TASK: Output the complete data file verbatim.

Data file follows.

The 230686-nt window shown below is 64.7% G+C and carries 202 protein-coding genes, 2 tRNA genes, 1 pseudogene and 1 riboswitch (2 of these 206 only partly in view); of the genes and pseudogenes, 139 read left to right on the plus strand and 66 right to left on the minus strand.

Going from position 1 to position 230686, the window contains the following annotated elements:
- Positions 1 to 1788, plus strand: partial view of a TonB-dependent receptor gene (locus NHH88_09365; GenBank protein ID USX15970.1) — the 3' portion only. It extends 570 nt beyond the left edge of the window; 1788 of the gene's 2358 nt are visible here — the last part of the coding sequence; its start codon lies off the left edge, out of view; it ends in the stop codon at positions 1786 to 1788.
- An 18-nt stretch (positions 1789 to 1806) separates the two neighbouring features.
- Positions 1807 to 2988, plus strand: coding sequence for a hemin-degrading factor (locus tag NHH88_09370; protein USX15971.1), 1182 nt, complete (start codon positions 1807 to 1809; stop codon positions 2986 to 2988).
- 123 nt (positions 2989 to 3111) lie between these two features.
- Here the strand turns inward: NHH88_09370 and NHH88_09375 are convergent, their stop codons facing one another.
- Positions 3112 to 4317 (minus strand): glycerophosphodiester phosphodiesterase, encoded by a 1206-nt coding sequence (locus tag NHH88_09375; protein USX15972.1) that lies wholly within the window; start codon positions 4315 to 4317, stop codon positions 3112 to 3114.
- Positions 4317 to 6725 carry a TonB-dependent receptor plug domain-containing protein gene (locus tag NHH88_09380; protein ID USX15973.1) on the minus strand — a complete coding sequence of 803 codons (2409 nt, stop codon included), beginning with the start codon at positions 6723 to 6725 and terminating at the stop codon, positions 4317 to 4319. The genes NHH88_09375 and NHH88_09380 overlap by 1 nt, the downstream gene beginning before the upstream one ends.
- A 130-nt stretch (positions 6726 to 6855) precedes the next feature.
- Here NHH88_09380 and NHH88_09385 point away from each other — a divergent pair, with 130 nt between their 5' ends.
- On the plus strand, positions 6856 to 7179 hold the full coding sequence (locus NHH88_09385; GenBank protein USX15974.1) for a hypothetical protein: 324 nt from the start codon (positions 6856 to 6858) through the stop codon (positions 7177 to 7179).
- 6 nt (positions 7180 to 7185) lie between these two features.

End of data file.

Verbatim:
The 230686-nt window shown below is 64.7% G+C and carries 202 protein-coding genes, 2 tRNA genes, 1 pseudogene and 1 riboswitch (2 of these 206 only partly in view); of the genes and pseudogenes, 139 read left to right on the plus strand and 66 right to left on the minus strand.

Going from position 1 to position 230686, the window contains the following annotated elements:
- Positions 1 to 1788, plus strand: partial view of a TonB-dependent receptor gene (locus NHH88_09365; GenBank protein ID USX15970.1) — the 3' portion only. It extends 570 nt beyond the left edge of the window; 1788 of the gene's 2358 nt are visible here — the last part of the coding sequence; its start codon lies off the left edge, out of view; it ends in the stop codon at positions 1786 to 1788.
- An 18-nt stretch (positions 1789 to 1806) separates the two neighbouring features.
- Positions 1807 to 2988, plus strand: coding sequence for a hemin-degrading factor (locus tag NHH88_09370; protein USX15971.1), 1182 nt, complete (start codon positions 1807 to 1809; stop codon positions 2986 to 2988).
- 123 nt (positions 2989 to 3111) lie between these two features.
- Here the strand turns inward: NHH88_09370 and NHH88_09375 are convergent, their stop codons facing one another.
- Positions 3112 to 4317 (minus strand): glycerophosphodiester phosphodiesterase, encoded by a 1206-nt coding sequence (locus tag NHH88_09375; protein USX15972.1) that lies wholly within the window; start codon positions 4315 to 4317, stop codon positions 3112 to 3114.
- Positions 4317 to 6725 carry a TonB-dependent receptor plug domain-containing protein gene (locus tag NHH88_09380; protein ID USX15973.1) on the minus strand — a complete coding sequence of 803 codons (2409 nt, stop codon included), beginning with the start codon at positions 6723 to 6725 and terminating at the stop codon, positions 4317 to 4319. The genes NHH88_09375 and NHH88_09380 overlap by 1 nt, the downstream gene beginning before the upstream one ends.
- A 130-nt stretch (positions 6726 to 6855) precedes the next feature.
- Here NHH88_09380 and NHH88_09385 point away from each other — a divergent pair, with 130 nt between their 5' ends.
- On the plus strand, positions 6856 to 7179 hold the full coding sequence (locus NHH88_09385; GenBank protein USX15974.1) for a hypothetical protein: 324 nt from the start codon (positions 6856 to 6858) through the stop codon (positions 7177 to 7179).
- 6 nt (positions 7180 to 7185) lie between these two features.